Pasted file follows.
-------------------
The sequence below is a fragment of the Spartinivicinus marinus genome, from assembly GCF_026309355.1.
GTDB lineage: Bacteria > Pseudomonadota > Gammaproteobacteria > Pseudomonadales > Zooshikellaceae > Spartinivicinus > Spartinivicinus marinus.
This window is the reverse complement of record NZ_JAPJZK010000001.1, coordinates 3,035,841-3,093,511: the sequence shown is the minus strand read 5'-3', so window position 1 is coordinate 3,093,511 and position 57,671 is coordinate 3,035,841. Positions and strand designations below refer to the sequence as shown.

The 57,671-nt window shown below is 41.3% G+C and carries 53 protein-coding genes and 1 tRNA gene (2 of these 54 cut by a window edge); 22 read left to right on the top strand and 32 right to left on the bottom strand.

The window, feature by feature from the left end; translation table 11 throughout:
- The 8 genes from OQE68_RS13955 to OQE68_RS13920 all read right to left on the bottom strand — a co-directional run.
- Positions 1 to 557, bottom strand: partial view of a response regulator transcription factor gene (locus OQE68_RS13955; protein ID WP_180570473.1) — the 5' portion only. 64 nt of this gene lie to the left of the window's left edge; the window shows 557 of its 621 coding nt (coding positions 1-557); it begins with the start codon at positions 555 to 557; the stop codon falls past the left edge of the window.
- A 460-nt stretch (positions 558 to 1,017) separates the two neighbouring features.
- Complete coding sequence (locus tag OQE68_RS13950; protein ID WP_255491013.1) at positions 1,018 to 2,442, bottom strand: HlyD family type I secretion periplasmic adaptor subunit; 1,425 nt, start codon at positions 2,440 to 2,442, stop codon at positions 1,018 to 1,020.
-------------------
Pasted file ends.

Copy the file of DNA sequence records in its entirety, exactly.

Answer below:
The sequence below is a fragment of the Spartinivicinus marinus genome, from assembly GCF_026309355.1.
GTDB lineage: Bacteria > Pseudomonadota > Gammaproteobacteria > Pseudomonadales > Zooshikellaceae > Spartinivicinus > Spartinivicinus marinus.
This window is the reverse complement of record NZ_JAPJZK010000001.1, coordinates 3,035,841-3,093,511: the sequence shown is the minus strand read 5'-3', so window position 1 is coordinate 3,093,511 and position 57,671 is coordinate 3,035,841. Positions and strand designations below refer to the sequence as shown.

The 57,671-nt window shown below is 41.3% G+C and carries 53 protein-coding genes and 1 tRNA gene (2 of these 54 cut by a window edge); 22 read left to right on the top strand and 32 right to left on the bottom strand.

The window, feature by feature from the left end; translation table 11 throughout:
- The 8 genes from OQE68_RS13955 to OQE68_RS13920 all read right to left on the bottom strand — a co-directional run.
- Positions 1 to 557, bottom strand: partial view of a response regulator transcription factor gene (locus OQE68_RS13955; protein ID WP_180570473.1) — the 5' portion only. 64 nt of this gene lie to the left of the window's left edge; the window shows 557 of its 621 coding nt (coding positions 1-557); it begins with the start codon at positions 555 to 557; the stop codon falls past the left edge of the window.
- A 460-nt stretch (positions 558 to 1,017) separates the two neighbouring features.
- Complete coding sequence (locus tag OQE68_RS13950; protein ID WP_255491013.1) at positions 1,018 to 2,442, bottom strand: HlyD family type I secretion periplasmic adaptor subunit; 1,425 nt, start codon at positions 2,440 to 2,442, stop codon at positions 1,018 to 1,020.